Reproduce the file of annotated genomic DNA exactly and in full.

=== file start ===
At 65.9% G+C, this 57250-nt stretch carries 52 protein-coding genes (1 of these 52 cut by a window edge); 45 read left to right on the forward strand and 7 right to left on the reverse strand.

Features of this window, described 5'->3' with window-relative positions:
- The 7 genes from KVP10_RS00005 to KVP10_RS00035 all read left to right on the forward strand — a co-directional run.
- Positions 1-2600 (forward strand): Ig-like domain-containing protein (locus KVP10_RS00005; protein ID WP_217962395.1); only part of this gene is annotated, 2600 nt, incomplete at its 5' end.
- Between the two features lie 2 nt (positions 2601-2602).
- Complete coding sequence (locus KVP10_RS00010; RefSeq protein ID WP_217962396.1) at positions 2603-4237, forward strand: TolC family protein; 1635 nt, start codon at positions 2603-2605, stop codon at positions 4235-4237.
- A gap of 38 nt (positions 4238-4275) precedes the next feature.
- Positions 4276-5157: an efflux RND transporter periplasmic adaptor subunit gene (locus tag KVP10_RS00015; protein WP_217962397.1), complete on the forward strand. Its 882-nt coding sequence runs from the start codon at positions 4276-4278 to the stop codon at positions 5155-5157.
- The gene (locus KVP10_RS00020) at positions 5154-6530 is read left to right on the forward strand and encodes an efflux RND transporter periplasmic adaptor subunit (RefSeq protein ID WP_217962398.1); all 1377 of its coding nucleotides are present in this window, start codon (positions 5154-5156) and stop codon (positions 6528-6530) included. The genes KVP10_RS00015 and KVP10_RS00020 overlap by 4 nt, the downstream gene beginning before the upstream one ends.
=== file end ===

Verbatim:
At 65.9% G+C, this 57250-nt stretch carries 52 protein-coding genes (1 of these 52 cut by a window edge); 45 read left to right on the forward strand and 7 right to left on the reverse strand.

Features of this window, described 5'->3' with window-relative positions:
- The 7 genes from KVP10_RS00005 to KVP10_RS00035 all read left to right on the forward strand — a co-directional run.
- Positions 1-2600 (forward strand): Ig-like domain-containing protein (locus KVP10_RS00005; protein ID WP_217962395.1); only part of this gene is annotated, 2600 nt, incomplete at its 5' end.
- Between the two features lie 2 nt (positions 2601-2602).
- Complete coding sequence (locus KVP10_RS00010; RefSeq protein ID WP_217962396.1) at positions 2603-4237, forward strand: TolC family protein; 1635 nt, start codon at positions 2603-2605, stop codon at positions 4235-4237.
- A gap of 38 nt (positions 4238-4275) precedes the next feature.
- Positions 4276-5157: an efflux RND transporter periplasmic adaptor subunit gene (locus tag KVP10_RS00015; protein WP_217962397.1), complete on the forward strand. Its 882-nt coding sequence runs from the start codon at positions 4276-4278 to the stop codon at positions 5155-5157.
- The gene (locus KVP10_RS00020) at positions 5154-6530 is read left to right on the forward strand and encodes an efflux RND transporter periplasmic adaptor subunit (RefSeq protein ID WP_217962398.1); all 1377 of its coding nucleotides are present in this window, start codon (positions 5154-5156) and stop codon (positions 6528-6530) included. The genes KVP10_RS00015 and KVP10_RS00020 overlap by 4 nt, the downstream gene beginning before the upstream one ends.